What is HTML?

HTML is the standard markup language for creating Web pages.

  • HTML stands for Hyper Text Markup Language
  • HTML describes the structure of Web pages using markup
  • HTML elements are the building blocks of HTML pages
  • HTML elements are represented by tags
  • HTML tags label pieces of content such as “heading”, “paragraph”, “table”, and so on
  • Browsers do not display the HTML tags, but use them to render the content of the page

A Simple HTML Document


<!DOCTYPE html>
<title>Page Title</title>

<h1>My First Heading</h1>
<p>My first paragraph.</p>


Example Explained

  • The <!DOCTYPE html> declaration defines this document to be HTML5
  • The <html> element is the root element of an HTML page
  • The <head> element contains meta information about the document
  • The <title> element specifies a title for the document
  • The <body> element contains the visible page content
  • The <h1> element defines a large heading
  • The <p> element defines a paragraph


HTML tags are element names surrounded by angle brackets:

<tagname>content goes here…</tagname>

  • HTML tags normally come in pairs like <p> and </p>
  • The first tag in a pair is the start tag, the second tag is the end tag
  • The end tag is written like the start tag, but with a forward slash inserted before the tag name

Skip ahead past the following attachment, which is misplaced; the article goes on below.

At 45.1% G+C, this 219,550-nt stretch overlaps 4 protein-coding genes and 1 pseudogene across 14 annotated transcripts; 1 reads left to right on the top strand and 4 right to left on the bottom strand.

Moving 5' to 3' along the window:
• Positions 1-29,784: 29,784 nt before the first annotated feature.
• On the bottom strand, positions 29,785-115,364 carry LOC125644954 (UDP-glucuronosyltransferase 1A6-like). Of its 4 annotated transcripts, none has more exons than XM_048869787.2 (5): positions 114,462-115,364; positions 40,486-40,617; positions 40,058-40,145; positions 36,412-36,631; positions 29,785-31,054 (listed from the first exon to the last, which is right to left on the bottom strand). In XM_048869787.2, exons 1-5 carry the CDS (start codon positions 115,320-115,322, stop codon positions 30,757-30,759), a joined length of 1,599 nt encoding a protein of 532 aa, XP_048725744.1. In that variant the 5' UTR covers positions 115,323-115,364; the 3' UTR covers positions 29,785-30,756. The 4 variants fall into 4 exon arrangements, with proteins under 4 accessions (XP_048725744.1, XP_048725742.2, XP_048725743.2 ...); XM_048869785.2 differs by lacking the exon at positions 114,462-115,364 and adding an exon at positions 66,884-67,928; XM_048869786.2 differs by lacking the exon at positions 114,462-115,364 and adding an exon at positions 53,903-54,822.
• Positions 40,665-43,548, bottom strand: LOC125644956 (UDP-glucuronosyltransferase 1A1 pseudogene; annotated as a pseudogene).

Tip: The start tag is also called the opening tag, and the end tag the closing tag.

Web Browsers

The purpose of a web browser (Chrome, IE, Firefox, Safari) is to read HTML documents and display them.

The browser does not display the HTML tags, but uses them to determine how to display the document:

View in Browser

HTML Page Structure

Below is a visualization of an HTML page structure:


Note: Only the content inside the <body> section (the white area above) is displayed in a browser.

The <!DOCTYPE> Declaration

The <!DOCTYPE> declaration represents the document type, and helps browsers to display web pages correctly.

It must only appear once, at the top of the page (before any HTML tags).

The <!DOCTYPE> declaration is not case sensitive.

The <!DOCTYPE> declaration for HTML5 is:

<!DOCTYPE html>

HTML Versions

Since the early days of the web, there have been many versions of HTML:

Version Year